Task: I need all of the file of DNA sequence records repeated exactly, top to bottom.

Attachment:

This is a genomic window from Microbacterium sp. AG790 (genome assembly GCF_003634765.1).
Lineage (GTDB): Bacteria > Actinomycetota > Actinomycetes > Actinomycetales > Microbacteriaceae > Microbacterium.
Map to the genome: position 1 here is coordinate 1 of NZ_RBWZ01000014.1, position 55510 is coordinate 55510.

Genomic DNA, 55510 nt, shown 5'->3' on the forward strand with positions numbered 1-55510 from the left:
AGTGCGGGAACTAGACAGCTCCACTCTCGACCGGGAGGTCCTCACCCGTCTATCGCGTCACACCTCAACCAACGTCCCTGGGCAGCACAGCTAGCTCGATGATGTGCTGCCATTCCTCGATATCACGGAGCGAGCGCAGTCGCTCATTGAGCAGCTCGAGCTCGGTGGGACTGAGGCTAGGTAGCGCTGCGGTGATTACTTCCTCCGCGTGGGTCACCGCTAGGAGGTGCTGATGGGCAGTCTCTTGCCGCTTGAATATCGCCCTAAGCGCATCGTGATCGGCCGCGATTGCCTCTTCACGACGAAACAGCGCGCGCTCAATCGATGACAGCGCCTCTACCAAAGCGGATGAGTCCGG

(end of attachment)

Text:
This is a genomic window from Microbacterium sp. AG790 (genome assembly GCF_003634765.1).
Lineage (GTDB): Bacteria > Actinomycetota > Actinomycetes > Actinomycetales > Microbacteriaceae > Microbacterium.
Map to the genome: position 1 here is coordinate 1 of NZ_RBWZ01000014.1, position 55510 is coordinate 55510.

Genomic DNA, 55510 nt, shown 5'->3' on the forward strand with positions numbered 1-55510 from the left:
AGTGCGGGAACTAGACAGCTCCACTCTCGACCGGGAGGTCCTCACCCGTCTATCGCGTCACACCTCAACCAACGTCCCTGGGCAGCACAGCTAGCTCGATGATGTGCTGCCATTCCTCGATATCACGGAGCGAGCGCAGTCGCTCATTGAGCAGCTCGAGCTCGGTGGGACTGAGGCTAGGTAGCGCTGCGGTGATTACTTCCTCCGCGTGGGTCACCGCTAGGAGGTGCTGATGGGCAGTCTCTTGCCGCTTGAATATCGCCCTAAGCGCATCGTGATCGGCCGCGATTGCCTCTTCACGACGAAACAGCGCGCGCTCAATCGATGACAGCGCCTCTACCAAAGCGGATGAGTCCGG